We all want to connect with human beings, with other people that we have common experiences with.  We all want to be heard and understood.  We may even want to know that there is someone out there in the world who represents part of who we are and what we are about.  However, I believe it is dangerous to think that we should generally think that we need to put forth a certain image for others, on behalf of a segment of our cultural identity, especially if it is to make others comfortable, or to put forth our rights.


The civil rights movement didn’t become a movement by staying quiet, by complying with what others thought their representation should look like.  It became mighty by many persons of many races and many different walks of life getting involved and stepping up.


So, think about it.  Would you prefer soup, or salad? 


13 thoughts on “Soup or salad?

  1. I have to admit, I didn’t pay much attention to Adam Lambert coming out. Now, Neil Patrick Harris? YES.

    Not because I was sad or anything, but because he seemed to get 100% MORE AWESOME overnight. I wonder if holding back in one area meant that he held back in others, or maybe he just felt more secure of himself in general. (As often comes with age.) But regardless, NPH is now one of my favorite ‘famous people’ because he is chock full of awesome. CHOCK FULL.

  2. Molly: Thanks, I kind of thought you might be a salad fan!

    Hayden: I am with you on that; his coming out, that being NPH, has released him to just be himself, in a full, real way. Yeah, he has got awesome down pretty darned well.

    Viv: If you must!

  3. Wow, what an interesting topic, and one that obviously goes much deeper than the title of soup or salad. I’m a big believer in just being yourself. People some times try to put a mold on a group of people, and I think even if you are grouped in the “gay” category, not one person is alike.

    From your descriptions, I’m definitely a salad girl, which surprised me, cause I don’t eat veggies. 😀

  4. Isn’t it nice when we surprise ourselves by who we are???? LD

    Yeah, Leah, you are so right, that no two people, even when part of a similar cultural group, are the same, or are affected in the exact same way about their experiences. We need to keep that in mind, and I think we forget about it much of the time, because it takes longer to really get to know someone, than to assume that we know about their personhood based on what groupings that they belong to.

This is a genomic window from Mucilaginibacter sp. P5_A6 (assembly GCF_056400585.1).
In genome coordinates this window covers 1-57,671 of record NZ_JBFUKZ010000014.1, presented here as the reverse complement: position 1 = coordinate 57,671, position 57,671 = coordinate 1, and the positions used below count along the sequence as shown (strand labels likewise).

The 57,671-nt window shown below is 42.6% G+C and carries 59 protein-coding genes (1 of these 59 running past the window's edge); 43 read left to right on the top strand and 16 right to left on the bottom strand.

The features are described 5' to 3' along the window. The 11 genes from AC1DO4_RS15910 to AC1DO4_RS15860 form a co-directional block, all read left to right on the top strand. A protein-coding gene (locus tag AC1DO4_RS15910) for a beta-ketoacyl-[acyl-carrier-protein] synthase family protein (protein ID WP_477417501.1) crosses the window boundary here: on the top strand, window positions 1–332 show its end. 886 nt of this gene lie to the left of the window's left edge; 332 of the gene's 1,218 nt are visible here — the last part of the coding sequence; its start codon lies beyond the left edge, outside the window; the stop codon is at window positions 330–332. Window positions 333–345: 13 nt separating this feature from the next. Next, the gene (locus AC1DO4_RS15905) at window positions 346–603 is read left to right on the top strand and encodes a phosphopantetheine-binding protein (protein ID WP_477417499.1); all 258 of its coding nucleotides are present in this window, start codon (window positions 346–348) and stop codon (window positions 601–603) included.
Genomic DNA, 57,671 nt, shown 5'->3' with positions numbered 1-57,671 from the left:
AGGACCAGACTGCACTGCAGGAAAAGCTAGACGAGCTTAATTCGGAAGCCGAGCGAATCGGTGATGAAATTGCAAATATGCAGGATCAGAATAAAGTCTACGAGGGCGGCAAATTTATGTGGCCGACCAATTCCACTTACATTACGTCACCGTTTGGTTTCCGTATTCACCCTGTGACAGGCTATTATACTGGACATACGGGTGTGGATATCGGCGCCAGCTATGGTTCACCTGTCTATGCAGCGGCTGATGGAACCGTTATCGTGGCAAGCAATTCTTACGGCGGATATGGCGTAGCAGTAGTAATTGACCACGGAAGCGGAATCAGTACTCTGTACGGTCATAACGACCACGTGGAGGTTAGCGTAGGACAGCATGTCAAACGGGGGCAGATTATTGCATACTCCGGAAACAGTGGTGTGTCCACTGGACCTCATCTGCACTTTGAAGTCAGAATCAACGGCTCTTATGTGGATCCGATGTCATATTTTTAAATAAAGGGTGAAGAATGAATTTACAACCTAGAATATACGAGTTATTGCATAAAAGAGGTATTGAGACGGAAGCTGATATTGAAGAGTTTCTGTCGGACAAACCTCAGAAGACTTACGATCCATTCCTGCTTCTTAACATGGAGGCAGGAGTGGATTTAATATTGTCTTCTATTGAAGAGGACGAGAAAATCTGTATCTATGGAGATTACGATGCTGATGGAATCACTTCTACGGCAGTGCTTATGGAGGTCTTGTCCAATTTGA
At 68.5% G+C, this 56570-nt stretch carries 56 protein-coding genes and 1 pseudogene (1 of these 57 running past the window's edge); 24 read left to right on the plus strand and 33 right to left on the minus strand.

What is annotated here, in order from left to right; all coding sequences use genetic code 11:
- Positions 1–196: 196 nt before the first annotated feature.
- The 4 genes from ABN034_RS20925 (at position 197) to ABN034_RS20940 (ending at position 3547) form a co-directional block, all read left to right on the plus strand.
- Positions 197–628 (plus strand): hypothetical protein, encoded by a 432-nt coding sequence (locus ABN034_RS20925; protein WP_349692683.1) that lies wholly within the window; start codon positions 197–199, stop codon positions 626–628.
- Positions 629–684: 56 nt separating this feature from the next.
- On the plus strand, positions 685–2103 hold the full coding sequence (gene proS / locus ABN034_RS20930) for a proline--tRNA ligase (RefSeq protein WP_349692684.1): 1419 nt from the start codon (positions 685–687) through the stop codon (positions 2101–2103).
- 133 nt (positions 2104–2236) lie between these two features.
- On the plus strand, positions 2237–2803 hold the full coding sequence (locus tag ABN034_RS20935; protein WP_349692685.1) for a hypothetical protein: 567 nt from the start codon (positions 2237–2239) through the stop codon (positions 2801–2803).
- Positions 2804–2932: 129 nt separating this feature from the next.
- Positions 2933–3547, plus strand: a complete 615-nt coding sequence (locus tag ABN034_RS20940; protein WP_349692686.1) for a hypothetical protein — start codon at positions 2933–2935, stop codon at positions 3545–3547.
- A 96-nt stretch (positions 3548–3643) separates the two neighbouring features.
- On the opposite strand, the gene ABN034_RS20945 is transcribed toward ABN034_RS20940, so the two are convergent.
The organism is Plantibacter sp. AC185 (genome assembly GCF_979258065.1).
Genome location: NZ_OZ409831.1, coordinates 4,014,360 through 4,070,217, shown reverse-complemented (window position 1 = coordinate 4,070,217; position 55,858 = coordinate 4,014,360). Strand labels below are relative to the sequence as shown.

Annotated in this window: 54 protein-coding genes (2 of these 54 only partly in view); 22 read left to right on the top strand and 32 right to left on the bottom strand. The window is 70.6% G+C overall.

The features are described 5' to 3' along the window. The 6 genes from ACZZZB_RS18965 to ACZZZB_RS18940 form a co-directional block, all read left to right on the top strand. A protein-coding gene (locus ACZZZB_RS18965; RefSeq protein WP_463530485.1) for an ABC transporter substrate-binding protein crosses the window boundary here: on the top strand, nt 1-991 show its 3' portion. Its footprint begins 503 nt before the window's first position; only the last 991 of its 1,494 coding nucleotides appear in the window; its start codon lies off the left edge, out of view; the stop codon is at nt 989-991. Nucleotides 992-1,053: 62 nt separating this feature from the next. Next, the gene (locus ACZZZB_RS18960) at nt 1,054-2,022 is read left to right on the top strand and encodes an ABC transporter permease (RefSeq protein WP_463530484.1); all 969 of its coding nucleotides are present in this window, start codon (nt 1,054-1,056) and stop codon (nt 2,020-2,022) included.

Doing it the best way takes longer, but is of higher quality and better pay off to the soul!!

  5. this is really funny – i was just talking with my mom about the salad vs the melting pot idea . . .

    about adam lambert . . . when the suggestion was made (on lots of news shows) that he took second only because he “looked gay” – that was one of those stereotyping things that piss me off. i didn’t get to watch much of idol this time around, but i do agree that adam was the better singer. guess what? the better singer (chris daughtry for example) has taken second before and gets a much more lucrative record deal than what the american idol winner is stuck with for a year. so maybe taking second in idol is actually the better spot to be!

    anyway – that was sort of off the topic.
    the salad thing. lets put it this way. i like salad. but i don’t like every vegetable that could go in a salad. so, maybe i am content to let an onion be an onion, but that doesn’t mean i’m putting one on my salad. i don’t think that onions should be banned or burned, though. ummm, for example, i know leah and i don’t think that she’ll mind if i use her as an example . . . her in-laws are from egypt. i bet they celebrate some holidays that i don’t celebrate, and i bet leah has started to celebrate some of those holidays with them. they have meaning for her because they have meaning for her husband. i think that’s wonderful! i don’t think that should get melted down and everyone in america only celebrates the same set of holidays. what makes you, you? as long as it doesn’t cause harm to others, be you!

    maybe it’s even like a salad bar – and we each add to our dish what we want? but we don’t go running down the salad bar throwing out the containers that hold the things that aren’t going on our salad. you know, languages, traditions, cultures, likes, preferences, religions – there are so many, and our country is so huge . . .